Global culture is increasingly understood as not only the spread of ideas, meanings, and values across world space but also as the transmission of creativity or the phenomenon whereby something novel and helpful is created or designed such as innovative notions, inventive artworks, and enterprising solutions to longstanding managerial problems. The concept of global culture arose in the 1990s within the wider dialogue concerning economic, political, and technological globalization. Global culture combines such diverse subjects as: consumption; publishing on the Internet; popular culture; multimedia videogames; international travel; interactive cultural circulation; individualization; and spatially extended cultural relations beyond national borders such as entertainment, design, advertising, and art. Global culture is usually typified by the creative expansion of cultural and material relations, the creation of shared and contested standards and forms of knowledge, individual and collective identities, and rising interconnectedness among different peoples.

A highly noticeable feature of global culture is the diffusion of often-American fast food chains like McDonalds, Burger King, and KFC. Global culture, then, depends largely on big manufacturing and service corporations that frequently have thousands of outlets and employees, millions of customers, and operate in hundreds of countries every day, significantly boosting the possible homogeneity of the forms and contents of goods and services, not to mention countries, cities, and consumption. This is often complimented by the spread of culture through film entertainment such as that produced by Hollywood and Bollywood. Global cultures also spread through technological innovations largely emanating from Silicon Valley and dominated by giants such as Microsoft, Apple, Google and companies such as Activision and Electronic Arts, producing Games that are played by hundreds of millions across the globe, together with companies from Japan such as Nintendo and Sony and Ubisoft from France. Relentless cultural globalization in innumerable countries is consequently accompanied by the necessity on the part of managers, and, by extension, management scholars, to address questions of global finance and global politics, the globalization of knowledge, global consumption patterns, global networks, communications, and histories.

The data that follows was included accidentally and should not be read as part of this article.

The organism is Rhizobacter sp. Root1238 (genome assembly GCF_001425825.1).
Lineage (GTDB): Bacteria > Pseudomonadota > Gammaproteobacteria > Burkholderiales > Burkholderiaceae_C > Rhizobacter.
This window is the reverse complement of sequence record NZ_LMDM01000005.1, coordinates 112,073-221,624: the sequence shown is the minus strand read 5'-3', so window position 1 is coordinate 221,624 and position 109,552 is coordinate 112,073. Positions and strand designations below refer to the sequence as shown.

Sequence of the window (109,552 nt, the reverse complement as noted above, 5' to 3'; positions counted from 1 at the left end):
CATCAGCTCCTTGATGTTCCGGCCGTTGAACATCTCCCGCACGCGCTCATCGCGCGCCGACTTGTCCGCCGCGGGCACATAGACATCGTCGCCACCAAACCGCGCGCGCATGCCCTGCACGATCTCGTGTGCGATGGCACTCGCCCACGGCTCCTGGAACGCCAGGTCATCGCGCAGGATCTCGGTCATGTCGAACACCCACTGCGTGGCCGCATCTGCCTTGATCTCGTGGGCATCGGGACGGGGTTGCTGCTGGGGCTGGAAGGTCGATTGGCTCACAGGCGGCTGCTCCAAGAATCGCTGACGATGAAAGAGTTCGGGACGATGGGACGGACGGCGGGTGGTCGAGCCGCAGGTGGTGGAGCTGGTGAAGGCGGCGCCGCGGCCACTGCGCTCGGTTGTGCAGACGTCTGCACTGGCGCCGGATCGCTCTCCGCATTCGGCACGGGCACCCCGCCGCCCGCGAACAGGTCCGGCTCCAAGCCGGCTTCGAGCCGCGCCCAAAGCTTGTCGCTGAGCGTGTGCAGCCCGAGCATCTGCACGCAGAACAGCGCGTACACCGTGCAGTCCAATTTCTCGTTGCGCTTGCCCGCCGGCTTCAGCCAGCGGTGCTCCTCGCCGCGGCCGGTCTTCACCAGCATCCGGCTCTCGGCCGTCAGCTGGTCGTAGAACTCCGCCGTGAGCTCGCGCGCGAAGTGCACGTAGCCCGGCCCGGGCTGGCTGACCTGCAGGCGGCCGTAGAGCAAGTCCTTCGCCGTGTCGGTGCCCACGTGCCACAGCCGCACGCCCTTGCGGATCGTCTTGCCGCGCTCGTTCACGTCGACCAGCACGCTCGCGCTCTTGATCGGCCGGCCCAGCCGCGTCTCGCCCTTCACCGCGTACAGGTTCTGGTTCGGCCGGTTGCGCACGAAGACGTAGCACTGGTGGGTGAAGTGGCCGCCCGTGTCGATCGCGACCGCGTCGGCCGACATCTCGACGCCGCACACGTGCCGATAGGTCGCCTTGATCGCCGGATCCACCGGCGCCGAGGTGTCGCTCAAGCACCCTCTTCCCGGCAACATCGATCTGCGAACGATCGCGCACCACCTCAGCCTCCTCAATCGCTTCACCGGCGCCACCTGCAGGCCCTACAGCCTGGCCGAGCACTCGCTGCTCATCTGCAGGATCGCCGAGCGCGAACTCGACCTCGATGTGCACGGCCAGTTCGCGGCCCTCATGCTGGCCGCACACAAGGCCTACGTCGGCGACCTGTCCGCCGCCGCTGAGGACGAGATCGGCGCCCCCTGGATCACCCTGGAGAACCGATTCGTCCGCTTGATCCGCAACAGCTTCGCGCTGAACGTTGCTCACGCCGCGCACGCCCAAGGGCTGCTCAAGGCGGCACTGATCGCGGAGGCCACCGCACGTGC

Global cultural industries and firms, therefore, function within the twin context of long-term historical processes and contemporary worldwide human integration and hybridization while looking for answers to questions concerning the ‘management’ of social geographies and religious beliefs, of language, post-colonization, pluralization, neoliberal capitalism, knowledge dissemination and appropriation, and advanced information and communications technologies. The specific consideration that academic researchers in management, cultural and media studies, creativity, design, innovation and entrepreneurship give to global culture can be explained by their interest in various methodological perspectives on it and by the perhaps disturbing prospect of the metamorphosis of contemporary international organizational diversity into a future global organizational homogeneity driven by Western consumer culture.